Search Engine on start.fedoraproject.org
mmcgrath at redhat.com
Fri Jul 23 15:10:04 UTC 2010
On Fri, 23 Jul 2010, Máirín Duffy wrote:
> On Thu, 2010-07-22 at 18:41 -0500, Mike McGrath wrote:
> > I liked one of the examples we talked about right at the end of that
> > conversation with rsync.net. We considered rsync.net as a backup
> > solution. This was something that was pretty clearly easy for us to
> > duplicate if we wanted to but for cost reasons or whatever we could have
> > just paid rsync.net for the storage.
> > Now, the api for rsync is pretty well documented, there are several
> > implementations. But we had no promises that rsync.net was even running a
> > FOSS version of rsync, nor what OS they may have been running, etc. By
> > that definition our current policy would have disallowed us from using
> > rsync.net but I don't think it should have. So the policy will have to be
> > altered a bit in that respect.
> > At the same time, Google's search API is pretty well open. It just uses
> > an http GET url and you get your results. However, it does seem google's
> > actual search is closed. So we certainly couldn't provide our own google
> > if we wanted (ignoring content licensing and size for now).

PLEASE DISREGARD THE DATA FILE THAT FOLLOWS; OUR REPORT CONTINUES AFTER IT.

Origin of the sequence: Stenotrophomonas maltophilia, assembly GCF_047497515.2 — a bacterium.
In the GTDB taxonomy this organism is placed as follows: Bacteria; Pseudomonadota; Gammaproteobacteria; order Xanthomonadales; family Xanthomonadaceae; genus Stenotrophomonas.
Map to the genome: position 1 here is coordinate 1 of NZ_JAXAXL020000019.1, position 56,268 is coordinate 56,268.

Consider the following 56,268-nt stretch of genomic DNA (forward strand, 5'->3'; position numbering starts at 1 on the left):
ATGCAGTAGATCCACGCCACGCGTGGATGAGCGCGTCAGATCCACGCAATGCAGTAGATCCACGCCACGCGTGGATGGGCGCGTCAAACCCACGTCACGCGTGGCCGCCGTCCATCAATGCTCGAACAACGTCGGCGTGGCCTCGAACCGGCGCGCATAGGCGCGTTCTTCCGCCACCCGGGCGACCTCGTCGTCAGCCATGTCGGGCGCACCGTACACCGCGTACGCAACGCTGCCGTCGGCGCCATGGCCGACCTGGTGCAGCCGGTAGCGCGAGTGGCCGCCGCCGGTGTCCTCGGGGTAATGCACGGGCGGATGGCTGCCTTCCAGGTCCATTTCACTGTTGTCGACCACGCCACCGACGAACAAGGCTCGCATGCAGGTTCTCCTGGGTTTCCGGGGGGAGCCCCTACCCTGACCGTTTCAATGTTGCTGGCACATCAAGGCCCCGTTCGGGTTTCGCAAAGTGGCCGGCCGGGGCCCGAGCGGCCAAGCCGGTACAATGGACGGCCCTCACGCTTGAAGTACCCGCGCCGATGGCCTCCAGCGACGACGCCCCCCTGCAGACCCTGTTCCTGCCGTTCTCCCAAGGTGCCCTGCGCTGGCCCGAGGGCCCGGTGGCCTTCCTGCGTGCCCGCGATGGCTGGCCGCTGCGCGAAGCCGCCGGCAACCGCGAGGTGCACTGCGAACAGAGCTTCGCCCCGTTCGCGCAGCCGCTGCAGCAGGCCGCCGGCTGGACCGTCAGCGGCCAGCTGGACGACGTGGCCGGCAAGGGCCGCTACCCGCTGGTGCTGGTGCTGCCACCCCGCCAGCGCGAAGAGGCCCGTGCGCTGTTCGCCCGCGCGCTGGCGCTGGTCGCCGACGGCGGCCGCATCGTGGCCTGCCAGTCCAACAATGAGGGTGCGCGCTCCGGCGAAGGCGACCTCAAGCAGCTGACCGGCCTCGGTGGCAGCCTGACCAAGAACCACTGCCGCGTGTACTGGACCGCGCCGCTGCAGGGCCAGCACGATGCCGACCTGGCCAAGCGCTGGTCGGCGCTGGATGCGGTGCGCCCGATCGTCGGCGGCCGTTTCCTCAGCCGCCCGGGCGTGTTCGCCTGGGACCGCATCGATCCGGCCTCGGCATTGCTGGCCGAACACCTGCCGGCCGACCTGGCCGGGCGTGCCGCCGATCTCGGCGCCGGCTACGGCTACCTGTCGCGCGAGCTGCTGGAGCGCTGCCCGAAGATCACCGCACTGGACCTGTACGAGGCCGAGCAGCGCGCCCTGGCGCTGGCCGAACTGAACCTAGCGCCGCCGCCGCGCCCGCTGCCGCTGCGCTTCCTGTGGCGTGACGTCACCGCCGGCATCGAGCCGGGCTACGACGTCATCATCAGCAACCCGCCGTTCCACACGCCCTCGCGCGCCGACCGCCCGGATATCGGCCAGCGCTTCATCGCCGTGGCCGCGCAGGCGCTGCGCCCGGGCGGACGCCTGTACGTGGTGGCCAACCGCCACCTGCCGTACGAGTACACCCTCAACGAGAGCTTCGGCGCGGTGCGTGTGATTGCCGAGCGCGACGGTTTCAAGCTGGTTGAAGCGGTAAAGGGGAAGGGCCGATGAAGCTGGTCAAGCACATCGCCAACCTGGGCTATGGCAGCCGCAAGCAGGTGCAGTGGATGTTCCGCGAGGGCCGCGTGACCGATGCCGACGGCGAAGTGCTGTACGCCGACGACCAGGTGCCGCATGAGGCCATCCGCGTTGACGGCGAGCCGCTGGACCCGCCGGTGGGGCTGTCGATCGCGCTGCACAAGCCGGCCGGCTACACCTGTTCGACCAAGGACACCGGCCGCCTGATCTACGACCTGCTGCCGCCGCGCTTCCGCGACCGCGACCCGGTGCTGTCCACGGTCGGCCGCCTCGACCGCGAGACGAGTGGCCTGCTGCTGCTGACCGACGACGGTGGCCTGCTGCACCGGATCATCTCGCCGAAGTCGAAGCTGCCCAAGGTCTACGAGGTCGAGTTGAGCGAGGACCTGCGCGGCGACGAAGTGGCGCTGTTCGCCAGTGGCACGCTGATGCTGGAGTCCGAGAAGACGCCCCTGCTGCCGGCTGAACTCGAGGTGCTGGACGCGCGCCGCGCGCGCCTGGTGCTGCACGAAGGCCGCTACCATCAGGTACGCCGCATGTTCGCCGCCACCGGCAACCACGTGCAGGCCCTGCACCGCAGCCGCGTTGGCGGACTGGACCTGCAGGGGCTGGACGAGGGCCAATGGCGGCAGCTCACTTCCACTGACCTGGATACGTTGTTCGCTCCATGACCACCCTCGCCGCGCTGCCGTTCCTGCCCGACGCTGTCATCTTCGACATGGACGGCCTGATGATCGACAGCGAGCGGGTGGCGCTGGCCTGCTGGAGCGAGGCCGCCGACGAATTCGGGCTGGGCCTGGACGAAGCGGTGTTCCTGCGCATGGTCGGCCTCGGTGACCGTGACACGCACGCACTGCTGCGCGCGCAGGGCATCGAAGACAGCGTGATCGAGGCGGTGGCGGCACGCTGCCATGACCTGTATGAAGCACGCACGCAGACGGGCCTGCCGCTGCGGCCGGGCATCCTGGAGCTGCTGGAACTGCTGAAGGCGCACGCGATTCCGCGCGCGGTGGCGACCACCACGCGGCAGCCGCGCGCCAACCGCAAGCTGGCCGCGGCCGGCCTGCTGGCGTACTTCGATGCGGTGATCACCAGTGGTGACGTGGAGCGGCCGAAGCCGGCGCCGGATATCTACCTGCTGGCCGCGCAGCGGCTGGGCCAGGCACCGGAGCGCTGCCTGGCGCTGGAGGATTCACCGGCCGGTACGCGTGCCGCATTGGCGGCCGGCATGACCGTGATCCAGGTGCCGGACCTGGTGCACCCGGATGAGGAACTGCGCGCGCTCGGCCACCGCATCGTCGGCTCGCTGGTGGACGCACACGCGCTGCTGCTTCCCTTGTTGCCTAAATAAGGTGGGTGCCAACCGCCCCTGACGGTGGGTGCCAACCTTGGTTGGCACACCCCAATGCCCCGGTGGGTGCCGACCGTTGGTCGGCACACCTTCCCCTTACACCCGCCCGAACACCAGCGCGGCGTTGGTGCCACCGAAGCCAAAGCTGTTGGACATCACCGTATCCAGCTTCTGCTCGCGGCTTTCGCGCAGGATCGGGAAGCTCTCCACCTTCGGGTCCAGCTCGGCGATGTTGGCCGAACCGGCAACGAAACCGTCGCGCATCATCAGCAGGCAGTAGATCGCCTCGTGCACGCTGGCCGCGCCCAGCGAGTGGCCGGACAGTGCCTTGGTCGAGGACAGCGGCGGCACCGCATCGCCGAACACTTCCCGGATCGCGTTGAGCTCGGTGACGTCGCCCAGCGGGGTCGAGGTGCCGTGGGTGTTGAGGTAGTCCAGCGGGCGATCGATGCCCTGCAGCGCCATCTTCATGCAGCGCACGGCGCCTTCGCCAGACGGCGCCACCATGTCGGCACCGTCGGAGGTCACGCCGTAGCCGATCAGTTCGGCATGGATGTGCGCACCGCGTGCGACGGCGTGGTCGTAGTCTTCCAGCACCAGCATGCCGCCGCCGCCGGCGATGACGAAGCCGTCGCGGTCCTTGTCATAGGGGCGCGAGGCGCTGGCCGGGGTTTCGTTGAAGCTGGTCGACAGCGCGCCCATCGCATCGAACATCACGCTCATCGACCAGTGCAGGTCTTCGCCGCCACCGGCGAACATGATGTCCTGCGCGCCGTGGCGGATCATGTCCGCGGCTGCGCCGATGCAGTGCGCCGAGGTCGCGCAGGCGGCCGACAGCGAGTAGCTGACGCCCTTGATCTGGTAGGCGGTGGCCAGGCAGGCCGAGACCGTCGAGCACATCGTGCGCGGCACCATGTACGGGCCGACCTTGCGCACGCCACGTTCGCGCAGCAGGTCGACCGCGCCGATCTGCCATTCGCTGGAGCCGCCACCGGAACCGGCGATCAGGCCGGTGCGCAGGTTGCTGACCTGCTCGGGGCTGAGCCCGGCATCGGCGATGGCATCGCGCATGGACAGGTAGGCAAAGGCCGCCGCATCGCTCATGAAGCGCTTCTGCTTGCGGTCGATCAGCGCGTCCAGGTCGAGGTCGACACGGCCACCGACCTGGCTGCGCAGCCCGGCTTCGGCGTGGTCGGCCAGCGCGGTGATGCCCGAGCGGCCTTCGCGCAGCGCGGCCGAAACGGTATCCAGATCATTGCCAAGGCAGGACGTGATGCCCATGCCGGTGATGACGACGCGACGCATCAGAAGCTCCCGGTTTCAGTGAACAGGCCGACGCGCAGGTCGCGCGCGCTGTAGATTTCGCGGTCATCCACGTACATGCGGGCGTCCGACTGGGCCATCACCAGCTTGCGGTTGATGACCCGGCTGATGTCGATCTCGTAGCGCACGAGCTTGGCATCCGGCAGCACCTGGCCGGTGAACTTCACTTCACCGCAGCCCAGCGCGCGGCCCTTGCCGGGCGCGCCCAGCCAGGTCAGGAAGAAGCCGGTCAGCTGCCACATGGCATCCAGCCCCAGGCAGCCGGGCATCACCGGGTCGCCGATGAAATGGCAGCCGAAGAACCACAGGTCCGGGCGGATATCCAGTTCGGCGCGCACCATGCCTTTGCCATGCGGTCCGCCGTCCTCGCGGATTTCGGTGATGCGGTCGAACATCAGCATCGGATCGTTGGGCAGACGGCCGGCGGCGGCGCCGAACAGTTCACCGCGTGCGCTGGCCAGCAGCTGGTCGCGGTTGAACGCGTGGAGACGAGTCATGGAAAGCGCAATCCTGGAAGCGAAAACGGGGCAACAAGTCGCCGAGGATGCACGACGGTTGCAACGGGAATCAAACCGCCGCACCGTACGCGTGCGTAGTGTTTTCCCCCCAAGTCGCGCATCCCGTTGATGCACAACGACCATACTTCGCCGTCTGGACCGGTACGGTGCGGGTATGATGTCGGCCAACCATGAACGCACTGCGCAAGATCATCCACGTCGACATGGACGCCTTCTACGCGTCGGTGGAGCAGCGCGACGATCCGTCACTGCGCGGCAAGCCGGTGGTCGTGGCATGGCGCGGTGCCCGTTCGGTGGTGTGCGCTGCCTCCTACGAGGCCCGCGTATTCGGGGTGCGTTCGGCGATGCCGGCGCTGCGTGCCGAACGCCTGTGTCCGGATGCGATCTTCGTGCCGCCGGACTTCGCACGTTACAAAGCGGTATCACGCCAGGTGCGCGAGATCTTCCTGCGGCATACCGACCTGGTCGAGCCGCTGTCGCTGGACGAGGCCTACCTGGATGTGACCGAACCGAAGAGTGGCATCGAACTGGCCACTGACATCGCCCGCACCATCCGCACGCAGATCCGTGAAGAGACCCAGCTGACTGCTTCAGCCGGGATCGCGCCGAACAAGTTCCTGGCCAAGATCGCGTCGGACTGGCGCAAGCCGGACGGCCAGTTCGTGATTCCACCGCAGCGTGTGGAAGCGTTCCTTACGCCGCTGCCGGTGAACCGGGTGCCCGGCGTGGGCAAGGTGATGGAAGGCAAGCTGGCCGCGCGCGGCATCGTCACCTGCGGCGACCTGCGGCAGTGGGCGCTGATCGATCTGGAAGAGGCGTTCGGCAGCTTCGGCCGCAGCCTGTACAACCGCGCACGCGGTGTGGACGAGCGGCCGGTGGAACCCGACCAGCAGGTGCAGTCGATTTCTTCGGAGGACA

> > So now the trick is to try to find wording that describes what Jef said
> > above. We don't want to be locked into a vendor and we do want to be able
> > to duplicate an external service on our own if the service goes away.
> I kind of feel using non-open source code in any capacity is really bad,
> even if it has an open API, even if it is running on Linux, even if it's
> something we could practically duplicate should it disappear.
> *Especially* when there are open source alternatives (I can understand
> somewhat if there aren't.)
The problem is there's no way to know. Any place that says they're
running apache and turbogears and some product, it could very well be
packaged in Fedora but there's no way to know if what they're using is
actually what what is in the source code.
> E.g. for search, would it be feasible to use Apache Solr rather than
> Google? I've seen a few success stories of sites using it. Here's an
> example (love the domain name o_O) of a guy who set up a shared Solr
> server on linode for 15 different websites and is very happy with it:
We discounted solr because it has no crawling/spidering facility:
FOSS search is kind of a wasteland right now, there's no clear winners and
while our requirements weren't super high, they did some specific wants.
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